Once you receive your financial aid award letter and assess your savings, you’ll have time to consider taking out a loan. If you need it, find a simple option that works for you, such as College Ave Student Loans.
Navigating the world of financial aid can be tricky, so follow these tips to maximize your eligibility and make college a reality. For more information and resources, visit collegeavestudentloans.com.
(BPT) - Today’s youth are well-versed in transitioning their computers and phones from school to home, and futurists believe that will be even more necessary in coming years. Project Tomorrow’s recent Speak Up Data shares that “Students in a blended learning environment (utilizing both physical books and online digital resources) are more likely to self-direct their learning outside of school.”
The best tech device options allow your student to learn and play anytime, anywhere and in any environment. The critical items to consider are devices that allow full access to learning applications; nine-plus-hour batteries; keyboards; easy connectivity; a backpack-friendly weight; powerful browsers that allow for fast-loading videos; access to school assignments and research tools.
Cost-effective technology such as the Intel processor-powered Chromebook is being embraced by entire school districts for its fostering of streamlined education allowing faculty and IT administrators to communicate with students at school and at home. As a bonus, your student can also use a Chromebook to socialize with friends and engage in fun learning apps and popular gaming sites.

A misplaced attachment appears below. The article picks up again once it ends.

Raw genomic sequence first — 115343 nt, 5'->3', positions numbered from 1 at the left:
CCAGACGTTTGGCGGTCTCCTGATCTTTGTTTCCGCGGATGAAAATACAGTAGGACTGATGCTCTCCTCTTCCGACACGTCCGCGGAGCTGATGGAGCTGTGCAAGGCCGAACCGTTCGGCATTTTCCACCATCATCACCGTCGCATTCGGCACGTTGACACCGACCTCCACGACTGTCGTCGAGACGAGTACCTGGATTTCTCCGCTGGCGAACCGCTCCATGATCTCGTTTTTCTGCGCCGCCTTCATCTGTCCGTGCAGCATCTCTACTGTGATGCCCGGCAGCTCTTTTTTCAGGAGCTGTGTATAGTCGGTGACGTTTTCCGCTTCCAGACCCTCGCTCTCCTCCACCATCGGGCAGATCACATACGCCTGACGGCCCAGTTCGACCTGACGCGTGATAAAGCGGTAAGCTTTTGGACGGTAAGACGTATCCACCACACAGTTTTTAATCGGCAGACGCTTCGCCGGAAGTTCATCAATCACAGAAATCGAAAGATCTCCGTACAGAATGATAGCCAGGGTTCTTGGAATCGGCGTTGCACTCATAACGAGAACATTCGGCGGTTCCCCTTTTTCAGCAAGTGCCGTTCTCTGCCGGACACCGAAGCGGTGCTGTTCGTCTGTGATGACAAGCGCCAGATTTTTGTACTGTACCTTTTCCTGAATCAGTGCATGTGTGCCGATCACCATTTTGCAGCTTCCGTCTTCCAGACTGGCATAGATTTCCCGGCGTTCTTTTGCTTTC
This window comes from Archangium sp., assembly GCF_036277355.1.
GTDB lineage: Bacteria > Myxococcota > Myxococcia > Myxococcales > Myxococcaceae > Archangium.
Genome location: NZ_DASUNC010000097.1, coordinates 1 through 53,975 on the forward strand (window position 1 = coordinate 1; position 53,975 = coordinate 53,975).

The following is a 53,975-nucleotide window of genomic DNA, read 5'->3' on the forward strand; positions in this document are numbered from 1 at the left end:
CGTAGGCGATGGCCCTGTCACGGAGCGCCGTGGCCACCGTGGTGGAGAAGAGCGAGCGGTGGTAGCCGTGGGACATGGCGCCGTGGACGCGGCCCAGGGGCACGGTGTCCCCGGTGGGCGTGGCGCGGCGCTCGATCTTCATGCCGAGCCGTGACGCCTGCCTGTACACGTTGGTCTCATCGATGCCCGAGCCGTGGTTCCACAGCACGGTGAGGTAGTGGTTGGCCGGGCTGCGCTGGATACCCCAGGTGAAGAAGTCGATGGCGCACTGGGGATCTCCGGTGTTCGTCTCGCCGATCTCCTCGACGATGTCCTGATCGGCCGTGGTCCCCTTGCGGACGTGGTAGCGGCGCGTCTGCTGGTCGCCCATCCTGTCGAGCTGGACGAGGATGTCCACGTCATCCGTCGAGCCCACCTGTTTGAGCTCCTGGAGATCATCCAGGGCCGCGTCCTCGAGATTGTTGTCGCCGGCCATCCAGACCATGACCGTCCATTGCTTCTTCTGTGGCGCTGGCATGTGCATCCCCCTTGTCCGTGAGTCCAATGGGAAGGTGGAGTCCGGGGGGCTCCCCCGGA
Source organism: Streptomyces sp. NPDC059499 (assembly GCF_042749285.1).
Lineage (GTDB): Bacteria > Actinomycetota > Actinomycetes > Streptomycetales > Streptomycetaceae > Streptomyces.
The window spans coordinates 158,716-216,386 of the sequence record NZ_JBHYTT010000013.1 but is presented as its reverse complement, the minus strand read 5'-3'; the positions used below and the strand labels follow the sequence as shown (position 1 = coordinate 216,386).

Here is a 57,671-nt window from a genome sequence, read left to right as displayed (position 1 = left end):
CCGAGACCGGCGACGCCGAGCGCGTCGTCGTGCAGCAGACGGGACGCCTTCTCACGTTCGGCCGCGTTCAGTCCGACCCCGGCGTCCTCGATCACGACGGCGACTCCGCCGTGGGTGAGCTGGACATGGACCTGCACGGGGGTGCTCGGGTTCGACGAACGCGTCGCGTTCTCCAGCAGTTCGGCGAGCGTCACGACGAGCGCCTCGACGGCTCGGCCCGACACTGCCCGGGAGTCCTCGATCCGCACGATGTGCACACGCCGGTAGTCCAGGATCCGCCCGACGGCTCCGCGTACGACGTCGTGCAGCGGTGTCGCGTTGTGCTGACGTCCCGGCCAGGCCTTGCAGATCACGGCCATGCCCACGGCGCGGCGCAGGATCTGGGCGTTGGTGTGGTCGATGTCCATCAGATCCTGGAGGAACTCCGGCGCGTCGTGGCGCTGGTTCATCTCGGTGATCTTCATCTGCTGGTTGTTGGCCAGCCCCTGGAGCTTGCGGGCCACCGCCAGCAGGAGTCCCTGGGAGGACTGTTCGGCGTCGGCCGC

“This is a whole new definition of what school looks like,” notes Alice Keeler, author and Google for Education certified innovator. “Students can ask questions by posting to the stream in Google Classroom 24/7, (and) since other students have access to the stream, students are able to learn from and help each other.”
The ability to handle such multitasking is projected to serve youth well in the coming decades as technology evolves, according to a 2012 survey by the Pew Research Institute. Fifty-five percent of respondents agreed that by 2020, “The environment itself will be full of data that can be retrieved almost effortlessly, and will be arrayed in ways to help people young and old navigate their lives.”
The Intel-powered Chromebook addresses that need for multitasking with several advantages over ARM process-based models. In a Principle Technologies Test Report last year, those advantages included a 57 percent longer battery life while web browsing; 46 percent less waiting to read a textbook or take notes online; 47 percent less waiting to do math homework online; 50 percent less waiting to create an English presentation; 46 percent less waiting to team up in science class; and 100 percent more frames per second while rendering an anatomy situation.
That’s partly why school district IT specialist and education speaker Kyle Pace calls it “the biggest no-brainer in education.”
“Schools must begin leveraging these tools to bring students into the world of working in the cloud, communicating, collaborating and creating on the web,” he advises. “We can’t afford not to give our students this type of access -- at school and at home.”
For more information on creating and collaborating with Chromebooks, check out Kyle Pace’s blog.